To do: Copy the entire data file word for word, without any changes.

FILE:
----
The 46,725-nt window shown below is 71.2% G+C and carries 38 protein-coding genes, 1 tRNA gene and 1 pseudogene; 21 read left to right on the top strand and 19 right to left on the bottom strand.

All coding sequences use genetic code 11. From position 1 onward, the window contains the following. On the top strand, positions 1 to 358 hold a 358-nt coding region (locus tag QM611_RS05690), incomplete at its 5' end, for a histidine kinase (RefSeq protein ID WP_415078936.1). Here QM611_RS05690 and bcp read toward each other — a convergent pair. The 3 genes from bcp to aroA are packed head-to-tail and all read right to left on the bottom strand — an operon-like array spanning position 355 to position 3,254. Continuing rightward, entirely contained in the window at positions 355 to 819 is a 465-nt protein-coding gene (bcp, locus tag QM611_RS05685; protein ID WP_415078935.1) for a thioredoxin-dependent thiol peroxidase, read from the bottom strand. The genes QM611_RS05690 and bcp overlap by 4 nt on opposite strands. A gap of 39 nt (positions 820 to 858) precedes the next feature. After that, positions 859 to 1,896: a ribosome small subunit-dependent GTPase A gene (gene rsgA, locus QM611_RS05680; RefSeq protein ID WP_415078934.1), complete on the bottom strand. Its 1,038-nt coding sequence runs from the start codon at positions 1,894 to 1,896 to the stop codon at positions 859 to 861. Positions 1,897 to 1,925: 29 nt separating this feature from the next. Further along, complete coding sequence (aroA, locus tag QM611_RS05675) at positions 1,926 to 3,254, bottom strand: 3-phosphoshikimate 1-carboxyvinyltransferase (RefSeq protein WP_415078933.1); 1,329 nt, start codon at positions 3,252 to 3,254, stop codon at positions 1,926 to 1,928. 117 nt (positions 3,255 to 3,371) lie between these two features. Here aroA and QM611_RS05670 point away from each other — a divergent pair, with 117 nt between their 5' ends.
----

The 46,725-nt window shown below is 71.2% G+C and carries 38 protein-coding genes, 1 tRNA gene and 1 pseudogene; 21 read left to right on the top strand and 19 right to left on the bottom strand.

All coding sequences use genetic code 11. From position 1 onward, the window contains the following. On the top strand, positions 1 to 358 hold a 358-nt coding region (locus tag QM611_RS05690), incomplete at its 5' end, for a histidine kinase (RefSeq protein ID WP_415078936.1). Here QM611_RS05690 and bcp read toward each other — a convergent pair. The 3 genes from bcp to aroA are packed head-to-tail and all read right to left on the bottom strand — an operon-like array spanning position 355 to position 3,254. Continuing rightward, entirely contained in the window at positions 355 to 819 is a 465-nt protein-coding gene (bcp, locus tag QM611_RS05685; protein ID WP_415078935.1) for a thioredoxin-dependent thiol peroxidase, read from the bottom strand. The genes QM611_RS05690 and bcp overlap by 4 nt on opposite strands. A gap of 39 nt (positions 820 to 858) precedes the next feature. After that, positions 859 to 1,896: a ribosome small subunit-dependent GTPase A gene (gene rsgA, locus QM611_RS05680; RefSeq protein ID WP_415078934.1), complete on the bottom strand. Its 1,038-nt coding sequence runs from the start codon at positions 1,894 to 1,896 to the stop codon at positions 859 to 861. Positions 1,897 to 1,925: 29 nt separating this feature from the next. Further along, complete coding sequence (aroA, locus tag QM611_RS05675) at positions 1,926 to 3,254, bottom strand: 3-phosphoshikimate 1-carboxyvinyltransferase (RefSeq protein WP_415078933.1); 1,329 nt, start codon at positions 3,252 to 3,254, stop codon at positions 1,926 to 1,928. 117 nt (positions 3,255 to 3,371) lie between these two features. Here aroA and QM611_RS05670 point away from each other — a divergent pair, with 117 nt between their 5' ends.